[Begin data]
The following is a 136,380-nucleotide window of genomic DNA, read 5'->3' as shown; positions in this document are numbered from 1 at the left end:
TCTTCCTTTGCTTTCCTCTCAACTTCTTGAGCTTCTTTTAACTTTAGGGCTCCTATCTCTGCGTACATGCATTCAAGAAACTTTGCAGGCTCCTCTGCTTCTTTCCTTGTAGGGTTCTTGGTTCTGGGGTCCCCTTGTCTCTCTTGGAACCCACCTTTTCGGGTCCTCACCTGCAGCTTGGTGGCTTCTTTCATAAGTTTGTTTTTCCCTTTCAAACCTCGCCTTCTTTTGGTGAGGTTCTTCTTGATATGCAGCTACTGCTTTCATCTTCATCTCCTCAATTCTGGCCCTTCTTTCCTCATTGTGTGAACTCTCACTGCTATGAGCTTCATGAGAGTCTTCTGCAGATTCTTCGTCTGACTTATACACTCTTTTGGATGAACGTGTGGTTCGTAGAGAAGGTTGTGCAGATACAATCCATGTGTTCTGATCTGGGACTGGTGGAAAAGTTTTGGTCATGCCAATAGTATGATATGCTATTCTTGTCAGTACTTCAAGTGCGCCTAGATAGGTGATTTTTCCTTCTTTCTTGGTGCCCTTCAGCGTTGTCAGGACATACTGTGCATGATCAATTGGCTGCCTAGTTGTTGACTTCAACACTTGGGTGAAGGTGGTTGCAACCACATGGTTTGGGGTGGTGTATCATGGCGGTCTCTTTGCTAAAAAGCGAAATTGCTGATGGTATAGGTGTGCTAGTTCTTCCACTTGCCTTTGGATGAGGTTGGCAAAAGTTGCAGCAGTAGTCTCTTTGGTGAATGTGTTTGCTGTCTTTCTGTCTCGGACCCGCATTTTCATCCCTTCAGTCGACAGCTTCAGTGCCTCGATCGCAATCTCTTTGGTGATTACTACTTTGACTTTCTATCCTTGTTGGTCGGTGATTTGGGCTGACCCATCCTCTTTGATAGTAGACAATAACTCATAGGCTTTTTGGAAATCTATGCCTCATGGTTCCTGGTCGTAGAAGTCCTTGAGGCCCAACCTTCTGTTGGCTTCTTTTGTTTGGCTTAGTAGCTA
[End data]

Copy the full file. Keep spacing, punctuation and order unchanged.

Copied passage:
The following is a 136,380-nucleotide window of genomic DNA, read 5'->3' as shown; positions in this document are numbered from 1 at the left end:
TCTTCCTTTGCTTTCCTCTCAACTTCTTGAGCTTCTTTTAACTTTAGGGCTCCTATCTCTGCGTACATGCATTCAAGAAACTTTGCAGGCTCCTCTGCTTCTTTCCTTGTAGGGTTCTTGGTTCTGGGGTCCCCTTGTCTCTCTTGGAACCCACCTTTTCGGGTCCTCACCTGCAGCTTGGTGGCTTCTTTCATAAGTTTGTTTTTCCCTTTCAAACCTCGCCTTCTTTTGGTGAGGTTCTTCTTGATATGCAGCTACTGCTTTCATCTTCATCTCCTCAATTCTGGCCCTTCTTTCCTCATTGTGTGAACTCTCACTGCTATGAGCTTCATGAGAGTCTTCTGCAGATTCTTCGTCTGACTTATACACTCTTTTGGATGAACGTGTGGTTCGTAGAGAAGGTTGTGCAGATACAATCCATGTGTTCTGATCTGGGACTGGTGGAAAAGTTTTGGTCATGCCAATAGTATGATATGCTATTCTTGTCAGTACTTCAAGTGCGCCTAGATAGGTGATTTTTCCTTCTTTCTTGGTGCCCTTCAGCGTTGTCAGGACATACTGTGCATGATCAATTGGCTGCCTAGTTGTTGACTTCAACACTTGGGTGAAGGTGGTTGCAACCACATGGTTTGGGGTGGTGTATCATGGCGGTCTCTTTGCTAAAAAGCGAAATTGCTGATGGTATAGGTGTGCTAGTTCTTCCACTTGCCTTTGGATGAGGTTGGCAAAAGTTGCAGCAGTAGTCTCTTTGGTGAATGTGTTTGCTGTCTTTCTGTCTCGGACCCGCATTTTCATCCCTTCAGTCGACAGCTTCAGTGCCTCGATCGCAATCTCTTTGGTGATTACTACTTTGACTTTCTATCCTTGTTGGTCGGTGATTTGGGCTGACCCATCCTCTTTGATAGTAGACAATAACTCATAGGCTTTTTGGAAATCTATGCCTCATGGTTCCTGGTCGTAGAAGTCCTTGAGGCCCAACCTTCTGTTGGCTTCTTTTGTTTGGCTTAGTAGCTA